I also tried speed dating, but I like online dating better because you get more than three minutes to get to know someone. (On the other hand, sometimes three minutes is all you need to know that you NEVER want to see this person again, not even if you were the last two people left on Earth, in which case you would have to relocate to another planet and see if any aliens are available.)

I did recently discover that eharmony kept my profile up on the site months after my account expired, which would explain why I was still getting e-mails from random guys who requested communication. I sent an angry e-mail to eharmony to demand that they take my profile down, but they said they kept it up in case I wanted to renew my membership; that way, I wouldn't have to retake the 45-minute questionnaire. But I thought that was misleading, because who knows how many other profiles are up on that site of people whose accounts already expired? They finally agreed to make sure that no one could see my profile anymore. But still. (Maybe I should go dance around a fire again.)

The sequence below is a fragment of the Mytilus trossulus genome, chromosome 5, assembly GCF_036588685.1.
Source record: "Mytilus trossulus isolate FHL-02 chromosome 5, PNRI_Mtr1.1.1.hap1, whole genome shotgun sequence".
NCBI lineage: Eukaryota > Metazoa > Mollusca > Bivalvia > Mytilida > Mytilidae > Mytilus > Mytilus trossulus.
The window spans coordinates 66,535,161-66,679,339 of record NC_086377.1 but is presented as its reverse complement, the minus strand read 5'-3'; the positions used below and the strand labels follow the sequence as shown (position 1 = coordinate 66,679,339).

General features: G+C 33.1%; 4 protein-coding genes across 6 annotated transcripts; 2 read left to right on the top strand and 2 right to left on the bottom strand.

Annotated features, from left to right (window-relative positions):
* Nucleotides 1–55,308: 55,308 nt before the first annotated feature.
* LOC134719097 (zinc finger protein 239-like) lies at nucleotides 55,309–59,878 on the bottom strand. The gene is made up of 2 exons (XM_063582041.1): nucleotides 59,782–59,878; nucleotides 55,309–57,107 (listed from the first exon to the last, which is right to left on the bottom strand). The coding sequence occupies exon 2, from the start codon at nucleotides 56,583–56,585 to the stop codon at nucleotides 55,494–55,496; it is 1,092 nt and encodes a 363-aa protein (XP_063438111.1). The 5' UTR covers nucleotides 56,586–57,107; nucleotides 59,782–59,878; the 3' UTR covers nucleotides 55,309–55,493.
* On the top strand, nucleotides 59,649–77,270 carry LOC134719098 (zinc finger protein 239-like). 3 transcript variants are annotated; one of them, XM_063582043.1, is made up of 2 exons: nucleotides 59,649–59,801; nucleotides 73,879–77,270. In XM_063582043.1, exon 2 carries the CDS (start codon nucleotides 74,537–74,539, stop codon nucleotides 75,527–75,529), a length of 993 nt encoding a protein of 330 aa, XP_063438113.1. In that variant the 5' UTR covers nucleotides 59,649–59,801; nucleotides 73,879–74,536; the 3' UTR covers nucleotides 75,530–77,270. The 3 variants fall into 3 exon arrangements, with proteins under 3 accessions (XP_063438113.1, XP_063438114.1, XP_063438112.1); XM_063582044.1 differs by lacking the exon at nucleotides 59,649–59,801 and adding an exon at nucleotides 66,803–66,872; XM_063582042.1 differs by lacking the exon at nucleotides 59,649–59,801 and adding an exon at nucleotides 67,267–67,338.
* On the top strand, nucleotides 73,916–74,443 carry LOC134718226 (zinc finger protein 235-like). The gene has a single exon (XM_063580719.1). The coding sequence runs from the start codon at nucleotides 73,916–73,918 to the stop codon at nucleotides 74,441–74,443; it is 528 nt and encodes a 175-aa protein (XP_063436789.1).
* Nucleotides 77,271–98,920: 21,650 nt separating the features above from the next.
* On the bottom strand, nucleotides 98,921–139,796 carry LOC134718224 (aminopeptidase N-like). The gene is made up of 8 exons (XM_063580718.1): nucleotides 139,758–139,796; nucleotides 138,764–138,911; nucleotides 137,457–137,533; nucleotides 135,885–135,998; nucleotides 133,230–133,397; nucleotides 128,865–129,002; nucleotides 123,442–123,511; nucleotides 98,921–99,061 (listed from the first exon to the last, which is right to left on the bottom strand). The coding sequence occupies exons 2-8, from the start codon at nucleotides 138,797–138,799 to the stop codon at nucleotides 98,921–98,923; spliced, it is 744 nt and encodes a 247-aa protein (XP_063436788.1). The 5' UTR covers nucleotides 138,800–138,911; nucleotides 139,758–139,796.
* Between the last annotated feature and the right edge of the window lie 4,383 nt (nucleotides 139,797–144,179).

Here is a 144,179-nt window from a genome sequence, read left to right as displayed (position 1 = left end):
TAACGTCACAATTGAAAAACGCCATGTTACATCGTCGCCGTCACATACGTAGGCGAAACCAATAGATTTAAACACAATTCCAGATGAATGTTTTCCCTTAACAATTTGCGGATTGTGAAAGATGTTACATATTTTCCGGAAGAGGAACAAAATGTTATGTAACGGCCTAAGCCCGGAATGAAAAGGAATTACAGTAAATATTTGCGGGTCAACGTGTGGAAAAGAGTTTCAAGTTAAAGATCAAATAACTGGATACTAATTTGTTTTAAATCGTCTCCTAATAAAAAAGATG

I didn't find the right guy on the other sites. But I don't regret all the dates I went on, even though on some of those dates I made up excuses about why I had to leave early, such as how I was going on a top-secret government mission the next day that prevented me from using the phone or e-mail so the guy could NEVER CALL ME AGAIN, drank extra caffeine so that I wouldn't fall asleep even though my date was that boring, or thought within the first three minutes, "Yeah. This is NEVER going to happen. I wonder if that girl over there would be willing to switch dates with me."

I don't regret the dates because I learned something from all of them. I learned what I'm looking for in a guy, and I learned about how I want to be treated. For one thing, I want a guy who calls when he says he will, and doesn't lead me on or play games. I want someone who isn't condescending and won't put me down just because I don't make as much money as he does or just because I'm not interested in all the same things that he is. I want someone who listens when I talk, makes me laugh, and doesn't go on and on about the same topic for hours. I want someone who isn't going to flirt with other girls when he's still on a date with me. I want someone who doesn't think it's okay to wait more than a month before calling me after the first date.